The Prospect has a good article here on Parmenides (no longer free). Stanford’s page here.
“By these arguments, Parmenides arrives at his picture of the world as a single, undifferentiated, unchanging unity. Needless to say, scholars have disagreed over exactly what he meant. They have questioned whether he meant that the universe was one thing, or only that it was undifferentiated.”
Here is a quote from this abstract:
“According to Hume, the idea of a persisting, self-identical object, distinct from our impressions of it, and the idea of a duration of time, the mere passage of time without change, are mutually supporting “fictions”. Each rests upon a “mistake”, the commingling of “qualities of the imagination” or “impressions of reflection” with “external” impressions (perceptions), and, strictly speaking, we are conceptually and epistemically entitled to neither.“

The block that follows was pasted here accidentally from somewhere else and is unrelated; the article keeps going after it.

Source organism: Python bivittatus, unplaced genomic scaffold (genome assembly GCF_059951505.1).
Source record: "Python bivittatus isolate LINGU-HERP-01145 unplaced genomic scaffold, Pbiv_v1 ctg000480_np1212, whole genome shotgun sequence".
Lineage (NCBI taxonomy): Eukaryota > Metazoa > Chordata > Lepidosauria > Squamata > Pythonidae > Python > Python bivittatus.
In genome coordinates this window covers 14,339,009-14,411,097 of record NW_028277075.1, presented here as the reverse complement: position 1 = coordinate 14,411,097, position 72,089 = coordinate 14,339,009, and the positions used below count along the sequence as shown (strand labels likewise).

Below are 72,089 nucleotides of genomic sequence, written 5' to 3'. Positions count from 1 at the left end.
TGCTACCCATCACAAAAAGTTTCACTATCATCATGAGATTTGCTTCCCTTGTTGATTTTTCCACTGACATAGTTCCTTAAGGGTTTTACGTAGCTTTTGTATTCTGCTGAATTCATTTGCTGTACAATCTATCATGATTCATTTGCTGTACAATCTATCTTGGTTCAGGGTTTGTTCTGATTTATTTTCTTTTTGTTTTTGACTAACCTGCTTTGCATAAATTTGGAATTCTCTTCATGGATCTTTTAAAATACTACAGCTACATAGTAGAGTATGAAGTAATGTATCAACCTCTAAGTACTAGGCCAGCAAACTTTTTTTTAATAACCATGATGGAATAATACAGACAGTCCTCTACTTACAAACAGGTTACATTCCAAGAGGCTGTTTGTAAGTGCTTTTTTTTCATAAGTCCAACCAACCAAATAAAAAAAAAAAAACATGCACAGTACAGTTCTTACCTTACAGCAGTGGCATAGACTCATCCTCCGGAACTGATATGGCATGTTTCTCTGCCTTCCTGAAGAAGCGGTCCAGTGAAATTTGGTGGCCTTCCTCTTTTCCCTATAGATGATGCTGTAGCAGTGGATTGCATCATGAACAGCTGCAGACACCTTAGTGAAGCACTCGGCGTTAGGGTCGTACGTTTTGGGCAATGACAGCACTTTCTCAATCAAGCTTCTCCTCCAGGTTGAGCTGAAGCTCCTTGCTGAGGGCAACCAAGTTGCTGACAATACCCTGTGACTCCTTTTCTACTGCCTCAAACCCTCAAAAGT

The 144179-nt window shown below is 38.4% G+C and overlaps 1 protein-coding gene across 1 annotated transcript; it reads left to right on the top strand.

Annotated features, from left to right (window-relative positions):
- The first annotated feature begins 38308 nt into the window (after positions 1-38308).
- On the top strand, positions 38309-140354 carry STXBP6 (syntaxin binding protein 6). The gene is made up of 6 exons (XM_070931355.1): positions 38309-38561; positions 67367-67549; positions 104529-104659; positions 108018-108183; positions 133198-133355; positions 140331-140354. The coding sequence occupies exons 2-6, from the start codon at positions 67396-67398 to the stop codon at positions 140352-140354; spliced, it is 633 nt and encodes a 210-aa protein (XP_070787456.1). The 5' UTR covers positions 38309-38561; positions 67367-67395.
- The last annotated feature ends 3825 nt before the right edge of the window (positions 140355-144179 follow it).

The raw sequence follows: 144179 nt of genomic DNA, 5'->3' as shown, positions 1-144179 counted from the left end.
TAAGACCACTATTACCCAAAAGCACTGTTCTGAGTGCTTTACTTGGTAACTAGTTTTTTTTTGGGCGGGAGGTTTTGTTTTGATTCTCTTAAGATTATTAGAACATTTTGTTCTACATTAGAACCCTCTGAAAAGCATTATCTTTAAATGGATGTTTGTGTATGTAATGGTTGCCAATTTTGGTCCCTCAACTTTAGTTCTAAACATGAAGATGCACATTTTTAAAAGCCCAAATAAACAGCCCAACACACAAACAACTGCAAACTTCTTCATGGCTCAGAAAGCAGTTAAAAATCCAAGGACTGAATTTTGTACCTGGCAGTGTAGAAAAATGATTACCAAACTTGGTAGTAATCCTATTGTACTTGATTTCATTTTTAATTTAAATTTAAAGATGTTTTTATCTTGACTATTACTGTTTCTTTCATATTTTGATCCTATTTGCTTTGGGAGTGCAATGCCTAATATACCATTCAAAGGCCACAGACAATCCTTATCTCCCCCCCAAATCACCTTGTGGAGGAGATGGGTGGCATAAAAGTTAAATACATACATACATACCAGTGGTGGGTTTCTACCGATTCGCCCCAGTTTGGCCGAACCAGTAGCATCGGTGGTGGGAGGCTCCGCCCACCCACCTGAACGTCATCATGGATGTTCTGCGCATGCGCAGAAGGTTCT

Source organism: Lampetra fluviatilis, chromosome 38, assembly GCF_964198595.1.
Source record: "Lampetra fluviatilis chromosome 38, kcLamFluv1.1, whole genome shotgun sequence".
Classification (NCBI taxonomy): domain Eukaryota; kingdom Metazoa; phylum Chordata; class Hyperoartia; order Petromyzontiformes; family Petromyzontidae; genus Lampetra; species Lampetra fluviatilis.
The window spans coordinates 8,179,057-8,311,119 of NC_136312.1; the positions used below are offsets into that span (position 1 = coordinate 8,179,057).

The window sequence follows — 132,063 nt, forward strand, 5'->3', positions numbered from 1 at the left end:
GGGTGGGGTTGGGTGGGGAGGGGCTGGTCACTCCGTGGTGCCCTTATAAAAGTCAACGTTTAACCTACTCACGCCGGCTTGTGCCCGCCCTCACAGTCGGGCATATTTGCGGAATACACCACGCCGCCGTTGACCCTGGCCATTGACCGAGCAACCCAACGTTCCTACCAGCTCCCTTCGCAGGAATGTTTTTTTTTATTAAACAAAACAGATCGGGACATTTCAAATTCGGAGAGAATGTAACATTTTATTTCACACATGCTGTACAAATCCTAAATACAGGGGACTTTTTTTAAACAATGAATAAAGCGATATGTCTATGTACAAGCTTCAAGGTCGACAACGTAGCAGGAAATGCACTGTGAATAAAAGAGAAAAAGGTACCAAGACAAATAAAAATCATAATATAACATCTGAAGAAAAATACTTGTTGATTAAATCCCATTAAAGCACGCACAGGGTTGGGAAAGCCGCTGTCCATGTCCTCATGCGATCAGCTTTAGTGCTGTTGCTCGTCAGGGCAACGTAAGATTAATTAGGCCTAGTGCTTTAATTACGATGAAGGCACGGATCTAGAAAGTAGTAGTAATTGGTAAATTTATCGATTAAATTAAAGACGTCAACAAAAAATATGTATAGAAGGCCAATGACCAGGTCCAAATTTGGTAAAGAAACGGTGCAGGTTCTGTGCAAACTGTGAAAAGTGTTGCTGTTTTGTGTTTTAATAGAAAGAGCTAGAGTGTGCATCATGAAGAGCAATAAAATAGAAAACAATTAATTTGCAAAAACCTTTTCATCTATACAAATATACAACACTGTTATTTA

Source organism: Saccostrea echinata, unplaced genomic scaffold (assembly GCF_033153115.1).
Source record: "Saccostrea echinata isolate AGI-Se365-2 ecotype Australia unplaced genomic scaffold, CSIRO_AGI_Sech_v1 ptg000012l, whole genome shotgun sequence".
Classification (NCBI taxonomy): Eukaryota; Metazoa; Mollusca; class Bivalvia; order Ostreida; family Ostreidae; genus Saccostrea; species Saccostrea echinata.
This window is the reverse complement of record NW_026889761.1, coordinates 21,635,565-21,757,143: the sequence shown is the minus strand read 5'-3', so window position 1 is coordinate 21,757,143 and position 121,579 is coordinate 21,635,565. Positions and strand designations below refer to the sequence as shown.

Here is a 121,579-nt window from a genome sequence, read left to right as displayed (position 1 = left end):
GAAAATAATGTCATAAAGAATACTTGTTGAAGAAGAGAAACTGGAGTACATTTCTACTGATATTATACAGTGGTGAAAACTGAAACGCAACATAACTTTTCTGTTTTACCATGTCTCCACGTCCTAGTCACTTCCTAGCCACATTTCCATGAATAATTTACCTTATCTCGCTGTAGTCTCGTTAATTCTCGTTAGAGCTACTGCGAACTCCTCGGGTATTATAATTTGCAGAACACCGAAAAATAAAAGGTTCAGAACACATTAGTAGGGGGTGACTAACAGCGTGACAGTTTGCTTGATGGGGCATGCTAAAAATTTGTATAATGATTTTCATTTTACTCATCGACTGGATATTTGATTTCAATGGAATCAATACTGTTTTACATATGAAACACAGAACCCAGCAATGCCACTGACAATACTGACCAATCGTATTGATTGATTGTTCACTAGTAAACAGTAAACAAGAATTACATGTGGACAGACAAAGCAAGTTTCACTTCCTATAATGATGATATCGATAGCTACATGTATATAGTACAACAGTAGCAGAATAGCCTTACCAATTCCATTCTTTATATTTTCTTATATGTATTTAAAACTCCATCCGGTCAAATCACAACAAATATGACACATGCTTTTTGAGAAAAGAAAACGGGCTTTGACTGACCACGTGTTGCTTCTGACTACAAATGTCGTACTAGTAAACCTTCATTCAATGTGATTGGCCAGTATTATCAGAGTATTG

“Unlike Hume, however, he (Kant) undertakes to establish the legitimacy or objective validity of the schematized category of substance and, correspondingly, of the representation of time as a formal unity with duration as one of its modes.“
Via A Reader-‘Locke’s Empiricism, Berkeley’s Idealism’ …From Partially Examined Life-‘John Searle Interview Of Perception: Part One’
From The Stanford Encyclopedia Of Philosophy: Charles Sanders Peirce…Some Sunday Quotations: (On) Kant, Locke, and Pierce
Hilary Putnam On The Philosophy Of Science: Bryan Magee’s Talking Philosophy On YouTube